You may have experience with growing plants indoors, possibly stemming from a mishap due to the uncontrolled outdoor environment. 

Many potential hazards face a weed crop, from forgetting to switch off your lights to skipping a watering day.

An adequately managed cannabis greenhouse grants you some forgiveness for minor oversights, as your plants will already be much happier and healthier in general. Through automating specific tasks, like watering, lighting, and even fertilization, you’ll add an extra layer of safety for your plants.

PVC Plastic Tunnel Greenhouse
PVC Plastic Tunnel Greenhouse

Light Control

One of the perks of growing cannabis in a greenhouse is that you get to take advantage of the best light source available, the sun itself! 

While technology has made great strides from the old fluorescent tubes to new HIDs and LED setups, nothing beats the price-to-performance ratio of our very own daystar.

On cloudy days, you can supplement what nature is already providing. If you’re moving from an indoor setup, the energy savings are palpable nearly immediately. You can accurately mimic night-time conditions through the use of a sailor black-out curtain over your cannabis greenhouse.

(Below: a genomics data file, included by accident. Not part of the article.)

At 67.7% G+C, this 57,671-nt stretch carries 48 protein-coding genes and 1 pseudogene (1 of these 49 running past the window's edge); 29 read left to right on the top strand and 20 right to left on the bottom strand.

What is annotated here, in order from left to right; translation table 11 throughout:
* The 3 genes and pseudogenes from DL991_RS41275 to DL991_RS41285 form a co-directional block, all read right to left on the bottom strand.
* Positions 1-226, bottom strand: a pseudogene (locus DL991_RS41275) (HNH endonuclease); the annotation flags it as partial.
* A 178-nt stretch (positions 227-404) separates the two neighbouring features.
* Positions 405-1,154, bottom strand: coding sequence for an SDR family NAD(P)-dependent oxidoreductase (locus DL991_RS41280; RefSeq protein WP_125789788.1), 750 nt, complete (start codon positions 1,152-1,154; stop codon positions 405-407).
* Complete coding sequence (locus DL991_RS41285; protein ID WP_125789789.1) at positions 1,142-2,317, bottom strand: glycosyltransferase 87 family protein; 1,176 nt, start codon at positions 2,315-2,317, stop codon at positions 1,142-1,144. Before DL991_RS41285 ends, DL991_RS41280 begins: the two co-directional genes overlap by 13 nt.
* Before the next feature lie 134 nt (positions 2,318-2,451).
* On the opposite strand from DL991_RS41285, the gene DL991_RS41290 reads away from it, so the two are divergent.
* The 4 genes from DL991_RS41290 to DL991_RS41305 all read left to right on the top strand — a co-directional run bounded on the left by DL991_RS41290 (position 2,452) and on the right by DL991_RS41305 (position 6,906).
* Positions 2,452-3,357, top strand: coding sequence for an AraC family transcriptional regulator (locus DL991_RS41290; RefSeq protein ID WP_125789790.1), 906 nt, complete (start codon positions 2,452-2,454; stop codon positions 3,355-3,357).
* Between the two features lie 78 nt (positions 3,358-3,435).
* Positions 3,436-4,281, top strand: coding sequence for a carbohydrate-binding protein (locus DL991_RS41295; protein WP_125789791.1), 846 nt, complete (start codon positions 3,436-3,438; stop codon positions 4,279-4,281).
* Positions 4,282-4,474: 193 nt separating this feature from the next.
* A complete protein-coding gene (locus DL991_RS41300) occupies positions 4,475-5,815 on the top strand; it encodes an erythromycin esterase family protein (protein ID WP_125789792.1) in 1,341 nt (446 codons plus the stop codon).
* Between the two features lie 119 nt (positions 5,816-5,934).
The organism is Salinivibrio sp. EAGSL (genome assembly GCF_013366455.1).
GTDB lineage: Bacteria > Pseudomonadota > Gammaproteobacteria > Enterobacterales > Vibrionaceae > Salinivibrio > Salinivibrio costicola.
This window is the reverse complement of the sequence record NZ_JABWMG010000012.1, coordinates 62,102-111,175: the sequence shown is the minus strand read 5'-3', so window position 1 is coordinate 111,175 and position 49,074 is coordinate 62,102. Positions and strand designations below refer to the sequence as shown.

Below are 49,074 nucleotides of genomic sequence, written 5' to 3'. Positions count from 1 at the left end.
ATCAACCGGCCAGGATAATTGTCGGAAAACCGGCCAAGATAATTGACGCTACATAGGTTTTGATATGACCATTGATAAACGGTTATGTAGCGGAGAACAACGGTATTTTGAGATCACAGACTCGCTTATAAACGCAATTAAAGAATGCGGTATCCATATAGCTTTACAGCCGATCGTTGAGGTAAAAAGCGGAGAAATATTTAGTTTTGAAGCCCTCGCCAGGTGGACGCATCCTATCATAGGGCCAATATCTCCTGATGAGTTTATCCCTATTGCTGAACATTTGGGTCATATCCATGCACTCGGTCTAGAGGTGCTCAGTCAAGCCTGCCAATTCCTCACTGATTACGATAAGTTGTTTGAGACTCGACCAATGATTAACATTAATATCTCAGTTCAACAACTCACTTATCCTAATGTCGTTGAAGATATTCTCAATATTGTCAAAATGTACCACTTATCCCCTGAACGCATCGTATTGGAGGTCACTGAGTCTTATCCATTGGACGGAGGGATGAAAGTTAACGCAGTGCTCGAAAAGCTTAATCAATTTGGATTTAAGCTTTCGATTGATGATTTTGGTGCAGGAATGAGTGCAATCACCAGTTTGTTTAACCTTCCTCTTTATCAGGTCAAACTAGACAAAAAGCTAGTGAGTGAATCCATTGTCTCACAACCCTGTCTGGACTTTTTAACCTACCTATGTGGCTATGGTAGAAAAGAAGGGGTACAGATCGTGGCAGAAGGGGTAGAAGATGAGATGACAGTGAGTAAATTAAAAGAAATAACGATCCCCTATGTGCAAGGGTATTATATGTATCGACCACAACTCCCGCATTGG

Climate Control

While most people consider weed as a relatively robust crop, there are innumerable benefits to keeping it in a controlled environment

Simply put, 70 degrees Fahrenheit is the sweet spot, and a variance of 20 degrees in either direction could be the difference between a bumper crop and utter disappointment. 

Regardless of where you find yourself, through the correct usage of design and technology, you can regulate the temperature of your weed greenhouse perfectly. Humidifiers, fans, and cold walls allow you to compensate for nearly all adverse weather conditions and keep your plants comfortable, even when you’re not.

Conserve Energy 

You may consider a separate structure outside of your home, requiring lighting, irrigation, and temperature regulation, as a substantial additional monthly expense.